Spectre M4 submachine gun appeared in 1983 and has several unusual features. The designer set out to develop a weapon that could be used intuitively and automatically so that the user could instantly open fire without considering the safety condition or performing any action other than pulling the trigger.
The intention was to provide a weapon for anti-terrorist police and others who need to carry a weapon daily but may not be called upon to use it except at rare intervals. When that time comes, it has to be ready for use without hesitation.
The Spectre M4 looks conventional enough, with a pressed steel receiver, barrel jacket, and a butt that folds to lie along the top of the receiver. The magazine fits into a housing ahead of the trigger and is the first unusual feature; it contains four columns of cartridges instead of the usual two. This means that the 30-round magazine is no longer than a conventional 20-round, and the 50-round is no longer than a normal 30-round.
The operation is also unusual. After inserting a magazine, the cocking handle is pulled back and released in the usual way. But instead of the bolt remaining back, it runs forward and chambers a cartridge. A “hammer unit” remains at the rear of the receiver, but pressing a de-cocking lever allows this unit to run forward under control and stop a short distance behind the bolt. The weapon is now perfectly safe to carry and will not fire if dropped or mishandled.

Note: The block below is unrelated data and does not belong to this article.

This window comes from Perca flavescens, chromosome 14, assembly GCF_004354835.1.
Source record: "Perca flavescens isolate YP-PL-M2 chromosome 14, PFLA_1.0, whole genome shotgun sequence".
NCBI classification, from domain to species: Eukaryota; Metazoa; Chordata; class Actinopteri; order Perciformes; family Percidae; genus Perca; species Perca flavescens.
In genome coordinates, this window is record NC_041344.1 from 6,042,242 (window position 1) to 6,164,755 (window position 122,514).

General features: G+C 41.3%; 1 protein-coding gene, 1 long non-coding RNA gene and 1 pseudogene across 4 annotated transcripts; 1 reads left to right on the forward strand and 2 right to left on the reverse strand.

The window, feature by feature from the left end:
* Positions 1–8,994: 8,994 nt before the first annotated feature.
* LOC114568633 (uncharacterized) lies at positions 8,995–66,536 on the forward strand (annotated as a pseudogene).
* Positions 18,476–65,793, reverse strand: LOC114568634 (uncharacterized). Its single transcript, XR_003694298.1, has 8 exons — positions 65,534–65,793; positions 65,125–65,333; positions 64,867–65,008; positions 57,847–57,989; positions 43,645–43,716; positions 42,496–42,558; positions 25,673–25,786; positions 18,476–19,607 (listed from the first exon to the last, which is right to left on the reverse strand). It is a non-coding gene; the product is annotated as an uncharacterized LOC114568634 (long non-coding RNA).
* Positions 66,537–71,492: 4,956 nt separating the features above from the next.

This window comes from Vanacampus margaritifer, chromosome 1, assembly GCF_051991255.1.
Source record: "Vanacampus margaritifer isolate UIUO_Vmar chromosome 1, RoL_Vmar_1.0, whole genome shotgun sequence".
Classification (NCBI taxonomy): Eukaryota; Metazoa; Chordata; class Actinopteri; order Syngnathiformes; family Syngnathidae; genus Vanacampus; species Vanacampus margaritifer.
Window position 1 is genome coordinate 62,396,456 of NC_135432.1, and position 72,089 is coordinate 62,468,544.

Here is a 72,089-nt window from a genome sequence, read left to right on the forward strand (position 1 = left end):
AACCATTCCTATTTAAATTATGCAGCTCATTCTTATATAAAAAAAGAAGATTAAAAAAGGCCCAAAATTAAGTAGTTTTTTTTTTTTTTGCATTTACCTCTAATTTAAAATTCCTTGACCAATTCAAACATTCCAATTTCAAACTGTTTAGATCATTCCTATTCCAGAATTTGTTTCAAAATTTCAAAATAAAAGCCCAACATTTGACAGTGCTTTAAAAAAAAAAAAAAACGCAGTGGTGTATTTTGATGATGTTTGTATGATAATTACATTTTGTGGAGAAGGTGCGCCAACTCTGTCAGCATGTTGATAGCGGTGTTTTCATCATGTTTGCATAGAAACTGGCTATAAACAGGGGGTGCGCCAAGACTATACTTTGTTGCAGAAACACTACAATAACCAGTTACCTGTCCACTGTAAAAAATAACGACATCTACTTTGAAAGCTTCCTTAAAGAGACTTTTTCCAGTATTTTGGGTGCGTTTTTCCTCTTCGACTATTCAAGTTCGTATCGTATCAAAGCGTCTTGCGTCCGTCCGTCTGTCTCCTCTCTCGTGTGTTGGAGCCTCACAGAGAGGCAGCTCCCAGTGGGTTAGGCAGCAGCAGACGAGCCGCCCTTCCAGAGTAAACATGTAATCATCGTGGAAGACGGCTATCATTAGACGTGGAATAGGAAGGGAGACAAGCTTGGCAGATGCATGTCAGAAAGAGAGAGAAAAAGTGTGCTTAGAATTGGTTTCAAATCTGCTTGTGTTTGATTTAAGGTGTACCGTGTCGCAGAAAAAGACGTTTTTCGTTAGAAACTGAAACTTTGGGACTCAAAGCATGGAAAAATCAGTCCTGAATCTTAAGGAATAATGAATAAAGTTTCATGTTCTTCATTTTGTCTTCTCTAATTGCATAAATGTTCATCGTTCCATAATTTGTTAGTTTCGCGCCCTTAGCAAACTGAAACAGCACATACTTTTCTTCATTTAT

But as soon as it becomes necessary to fire, all that needs to be done is to squeeze the trigger. This will retract the hammer unit from its rest position and then release it with sufficient force to hit the firing pin in the bolt and fire the cartridge in the chamber, after which the action is automatic until the trigger is released.
Since the bolt is always closed when the gun is at rest, it might be expected that the barrel will heat up when firing and not cool very quickly; this is countered by a forced draught air system, operated by the movement of the bolt, which pumps air through and around the barrel while firing.
Three variant models accompany the basic Spectre M4 submachine gun; the Spectre PCC (Police Compact Carbine) fires single shots only and has a longer barrel; it can also be fitted with a silencer. The Spectre Carbine is long-barreled and fires only single shots. And the Spectre Pistol is the basic Spectre but without stock or foregrip and fires single shots only. The Police Carbine and Pistol versions are available in .40 Smith & Wesson caliber and in 9 mm Parabellum.
Several versions of the SITES Spectre M4 submachine gun were specifically made for the civilian market. Those Spectre M4 versions have been around since the middle 1980s and the late 1990s. The major problem with them was when their production suffered a significant backlash when the US Federal Assault Weapons Ban prohibited the import and sale of them on the American market, the biggest and most lucrative for this kind of item.
The Spectre M4 submachine gun looks very similar to the other Beretta M12, another submachine gun produced by an Italian company. While both weapons are quite similar to the early models of the legendary German Heckler & Koch MP5.
Today, the Spectre M4 submachine gun is still used in some countries. For example, it can still be found among the police and SWAT units in Italy.
|Country of origin:||Italy|
|Manufacturer:||Sites SpA, Torino|
|Type:||Blowback, selective fire, double-action|
|Caliber:||9 mm Parabellum|
|Barrel:||5.12 in (130 mm)|
|Weight:||6.4 lbs (2.9 kg)|
|Magazine capacity:||30 or 50 rounds|
|Cyclic rate of fire:||850 rounds per minute|
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